Hotshot Crews–Professionalism

Drip Torch is a work of fiction—any similarity to any particular person or crew is purely coincidental and unintentional.  Although today the “Mad River Hotshots,” a real-life crew based in Mad River, California, comprises an important part of the national corps of interagency hotshot crews, no such crew existed in 1988, the year in which Drip Torch is set.  Besides the additional hotshot crews that have formed in the years since then, many other changes have occurred in the world of hotshots.  All crews and crew members must meet uniform, rigorous standards in order to earn the elite designation “hotshot.” Those standards include not only physical fitness and crew preparedness, they also address professional conduct.  Some of the interactions that take place among the members of the fictional “Six Rivers Hotshot Crew” in 1988 would be prohibited at the time of this book’s writing in 2014.

However, nearly 30 years ago guidelines to define sexual harassment were only beginning to crystallize.  In 1986, the Supreme Court ruled that Title VII of the Civil Rights Act of 1964 did in fact cover sexual harassment.  A few years later Congress passed the Civil Rights Act of 1991, placing additional protections and sanctions regarding sexual harassment in the workplace and also in educational settings.  During subsequent years standardized definitions of sexual harassment became more and more institutionalized, so that today in government agencies and public schools all employees receive mandatory training.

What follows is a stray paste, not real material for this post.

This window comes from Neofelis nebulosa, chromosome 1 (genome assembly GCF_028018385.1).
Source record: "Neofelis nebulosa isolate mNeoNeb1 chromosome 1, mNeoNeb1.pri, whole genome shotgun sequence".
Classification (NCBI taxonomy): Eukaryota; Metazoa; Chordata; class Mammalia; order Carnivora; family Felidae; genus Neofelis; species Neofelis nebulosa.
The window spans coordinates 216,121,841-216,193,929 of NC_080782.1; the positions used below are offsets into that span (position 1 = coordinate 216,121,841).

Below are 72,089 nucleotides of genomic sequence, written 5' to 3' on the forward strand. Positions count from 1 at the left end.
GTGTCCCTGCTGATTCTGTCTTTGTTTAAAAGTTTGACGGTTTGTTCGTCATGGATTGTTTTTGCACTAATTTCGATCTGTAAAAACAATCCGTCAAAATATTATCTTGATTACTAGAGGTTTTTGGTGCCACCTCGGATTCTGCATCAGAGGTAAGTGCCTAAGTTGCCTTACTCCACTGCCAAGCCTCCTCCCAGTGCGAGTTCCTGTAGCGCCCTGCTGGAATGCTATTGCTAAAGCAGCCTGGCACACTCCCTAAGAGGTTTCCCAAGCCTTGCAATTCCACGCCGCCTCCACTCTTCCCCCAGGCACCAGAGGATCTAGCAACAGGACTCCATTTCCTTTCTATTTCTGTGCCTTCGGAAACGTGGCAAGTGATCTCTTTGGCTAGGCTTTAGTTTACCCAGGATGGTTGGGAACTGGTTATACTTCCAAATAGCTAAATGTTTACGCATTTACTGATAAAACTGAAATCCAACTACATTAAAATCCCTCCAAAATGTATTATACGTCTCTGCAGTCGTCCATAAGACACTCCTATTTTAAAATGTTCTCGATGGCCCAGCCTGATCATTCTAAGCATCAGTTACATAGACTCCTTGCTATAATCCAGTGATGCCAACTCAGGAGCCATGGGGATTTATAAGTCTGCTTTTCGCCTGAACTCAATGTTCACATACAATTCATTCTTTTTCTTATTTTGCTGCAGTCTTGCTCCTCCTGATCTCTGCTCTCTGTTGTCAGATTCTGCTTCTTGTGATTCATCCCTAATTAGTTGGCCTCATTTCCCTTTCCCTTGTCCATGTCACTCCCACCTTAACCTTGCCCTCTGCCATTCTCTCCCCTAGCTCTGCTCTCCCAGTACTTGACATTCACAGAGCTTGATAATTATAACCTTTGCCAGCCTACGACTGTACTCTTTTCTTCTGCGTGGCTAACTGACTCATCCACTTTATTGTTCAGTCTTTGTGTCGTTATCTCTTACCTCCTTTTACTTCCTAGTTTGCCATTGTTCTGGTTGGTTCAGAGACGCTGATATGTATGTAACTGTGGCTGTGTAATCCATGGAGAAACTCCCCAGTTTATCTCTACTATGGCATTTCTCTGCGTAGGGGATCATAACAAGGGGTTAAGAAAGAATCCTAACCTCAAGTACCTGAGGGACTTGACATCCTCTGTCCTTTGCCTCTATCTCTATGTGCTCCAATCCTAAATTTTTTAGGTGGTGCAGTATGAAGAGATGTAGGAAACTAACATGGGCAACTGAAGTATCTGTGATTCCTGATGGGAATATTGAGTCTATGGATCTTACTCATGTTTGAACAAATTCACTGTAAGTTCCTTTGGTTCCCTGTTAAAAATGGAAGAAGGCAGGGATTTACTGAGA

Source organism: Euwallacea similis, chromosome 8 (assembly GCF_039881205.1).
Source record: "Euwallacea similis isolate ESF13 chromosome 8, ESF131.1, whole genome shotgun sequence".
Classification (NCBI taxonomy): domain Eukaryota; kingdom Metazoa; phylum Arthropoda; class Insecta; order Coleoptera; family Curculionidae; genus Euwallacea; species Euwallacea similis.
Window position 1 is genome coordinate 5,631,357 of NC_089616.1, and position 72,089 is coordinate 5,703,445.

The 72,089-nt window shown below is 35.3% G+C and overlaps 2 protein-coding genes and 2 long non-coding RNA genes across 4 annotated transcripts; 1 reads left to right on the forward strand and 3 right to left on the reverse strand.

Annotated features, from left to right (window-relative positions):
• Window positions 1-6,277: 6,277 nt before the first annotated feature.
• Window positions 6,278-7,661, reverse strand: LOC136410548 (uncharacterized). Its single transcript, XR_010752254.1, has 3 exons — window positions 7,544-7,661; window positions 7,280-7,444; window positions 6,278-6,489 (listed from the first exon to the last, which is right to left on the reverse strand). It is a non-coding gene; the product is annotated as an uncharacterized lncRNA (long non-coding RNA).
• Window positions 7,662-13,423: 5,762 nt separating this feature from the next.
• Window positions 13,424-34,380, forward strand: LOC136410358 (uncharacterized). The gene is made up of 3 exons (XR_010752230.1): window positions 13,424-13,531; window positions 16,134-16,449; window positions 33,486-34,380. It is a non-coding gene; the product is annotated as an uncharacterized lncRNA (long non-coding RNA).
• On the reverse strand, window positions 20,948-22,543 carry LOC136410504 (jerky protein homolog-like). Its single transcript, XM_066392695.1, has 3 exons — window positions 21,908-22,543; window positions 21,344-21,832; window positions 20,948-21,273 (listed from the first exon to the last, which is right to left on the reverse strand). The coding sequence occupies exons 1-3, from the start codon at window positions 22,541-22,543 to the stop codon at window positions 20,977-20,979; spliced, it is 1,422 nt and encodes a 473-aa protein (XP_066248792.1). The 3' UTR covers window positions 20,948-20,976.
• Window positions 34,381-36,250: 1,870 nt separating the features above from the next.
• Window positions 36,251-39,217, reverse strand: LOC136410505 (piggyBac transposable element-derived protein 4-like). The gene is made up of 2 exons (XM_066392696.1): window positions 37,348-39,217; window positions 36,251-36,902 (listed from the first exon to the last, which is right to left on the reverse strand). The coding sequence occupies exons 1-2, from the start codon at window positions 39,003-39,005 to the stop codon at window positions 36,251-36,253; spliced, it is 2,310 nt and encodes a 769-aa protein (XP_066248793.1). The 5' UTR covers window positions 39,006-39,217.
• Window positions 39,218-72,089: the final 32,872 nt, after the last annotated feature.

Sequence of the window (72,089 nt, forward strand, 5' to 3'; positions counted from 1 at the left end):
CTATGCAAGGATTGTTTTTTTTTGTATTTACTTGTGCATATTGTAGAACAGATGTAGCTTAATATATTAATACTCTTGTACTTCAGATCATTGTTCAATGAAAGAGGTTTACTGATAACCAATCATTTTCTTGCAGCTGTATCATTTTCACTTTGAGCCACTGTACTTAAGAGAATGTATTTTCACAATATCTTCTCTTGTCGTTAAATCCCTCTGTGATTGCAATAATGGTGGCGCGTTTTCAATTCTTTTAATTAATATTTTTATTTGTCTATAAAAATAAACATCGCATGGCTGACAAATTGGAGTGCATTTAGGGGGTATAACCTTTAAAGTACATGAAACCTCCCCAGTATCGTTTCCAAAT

The Standards for Interagency Hotshot Crew Operations guide, issued in 2001 and updated in 2007, exemplifies this focus upon eliminating harassment by clearly addressing it very early in the manual:

“Hazing, harassment of any kind, verbal abuse or physical abuse by any employee toward any other person will not be tolerated.  Professional behavior will be exhibited at all times.” (p. 5)  (For more on the extensive standards that all hotshot crews must meet, see: http://www.fs.fed.us/fire/people/hotshots/ihc_stds.pdf)

But in 1988, the year of the Yellowstone fires and when Drip Torch’s two main characters, Jeremiah and Eileen, find themselves impacted by the sexual talk and jokes, both the identification and the reaction to sexual harassment varied widely.  While crew superintendents generally communicated clear expectations about respectful talk and behavior, struggles still took place as young men and women negotiated appropriate boundaries.  By 1988 for about 10 years a small handful of women had joined various hotshot crews, but many hotshot crews remained all-male, as is the case today, despite attempts to recruit women.  Sexual repartee still finds its way into the speech of an all-male, macho hotshot crew.  Young men still chase women, and young women still chase men–always have, always will.  A single, ambiguous adjective that the federal guidelines attach to sexual speech is “unwanted.”  Hence, even today, human beings continue to find themselves negotiating what is and isn’t acceptable  At what point does joking cross the line from goofy jabber to harassment?  When are words merely words, and when do they shape behavior and consequences?

 

 

 

 

 

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